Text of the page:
Smoothly perusing Kenny G posters is the second smoothest thing about this guy (the first being his tunes of course). This man has had an extensive career, one with plenty of peaks and valleys. From a relegation of sorts to Jazz radio stations to collaborations with The Weeknd, he’s done it all. Like any pop-cultural phenomenon, the smooth Jazz player has critics. It’s somewhat understandable. Any time someone reaches a certain level of success, detractors aren’t far behind. Building the case for the sensual saxophonist won’t be easy, but it should convince you by the end.
How many Kenny G concert posters really exist?
The answer to that question one might assume would depend on how many of Kenny’s seventeen studio albums you’ve enjoyed so far. However, nowhere near that many tours have taken place. For all of the albums this guy did, there really are not a lot of concert poster options out there. Even if you start where his popularity did, with his fourth album entitled Duotones, very little pops up. What might be another direction to check out is who Kenny G has been an opening act for.
In the 1980s it appears Kenny G found success on the tour route by joining shows with bigger artists. His first major tour for Whitney Houston on the US portion of the Moment of Truth World Tour is a start most musicians might only dream of. Resell site eBay lists this promo poster (hung in window shops) at $49.34. If one were to be a critic of some kind, they might suggest that the poster reflects the musical stylings of Kenny G as well; for whatever reason, there is a lot of disdain for this artist by “real” Jazz fans and musicians alike.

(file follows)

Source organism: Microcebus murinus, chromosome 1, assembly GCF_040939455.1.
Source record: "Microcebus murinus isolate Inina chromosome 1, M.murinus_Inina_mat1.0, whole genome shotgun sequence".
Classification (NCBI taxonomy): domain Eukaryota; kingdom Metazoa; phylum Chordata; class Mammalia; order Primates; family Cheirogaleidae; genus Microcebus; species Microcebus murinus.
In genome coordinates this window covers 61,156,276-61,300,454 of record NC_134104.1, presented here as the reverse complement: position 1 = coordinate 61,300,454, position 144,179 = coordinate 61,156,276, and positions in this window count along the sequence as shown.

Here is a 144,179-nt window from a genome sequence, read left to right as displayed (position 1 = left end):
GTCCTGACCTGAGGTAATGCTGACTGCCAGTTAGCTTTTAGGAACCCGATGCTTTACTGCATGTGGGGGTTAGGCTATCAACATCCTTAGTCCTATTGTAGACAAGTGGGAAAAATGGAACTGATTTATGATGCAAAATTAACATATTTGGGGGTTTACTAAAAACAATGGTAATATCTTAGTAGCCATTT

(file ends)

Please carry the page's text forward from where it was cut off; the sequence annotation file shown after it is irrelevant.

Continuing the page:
More recent shows are the way to go for signed merchandise. This 2007 poster from the San Manuel Indian Bingo & Casino in Highland, California might be one of the best posters to seek out. It’s signed by Kenny himself, and it appears to be in decent condition. This poster was previously in a frame. A signed poster for $75 sounds like a fair amount to shell out for something that might cost just as much to attend in person. Most of the items that I’ve come across so far have all been under $100.
Concert tickets and signed CDs might be a better selection over concert posters right now. Non-tour shows are what dominate the listings for concert posters. That isn’t necessarily a bad thing. It kind of just feels like if there isn’t something sequential or serial to collect then it might drive down the price of the items that are available. Collectors have very accessible prices right now. Less than stellar public reception has lowered the price considerably.
For example, this 1999 George Benson and Kenny G ticket that originally cost $75. The current listing is now $10. Sure, it isn’t signed and there’s nothing flashy or all that colorful about it. But, one would think something this old might be worth more than that. Similar concert tickets have the same reductions, which is great for buyers right now. Sometimes an artist just isn’t popular to collect. When those times happen (as they are now), it isn’t a bad idea to seek them out so that when the tide turns you’ll have lucked out with lower prices.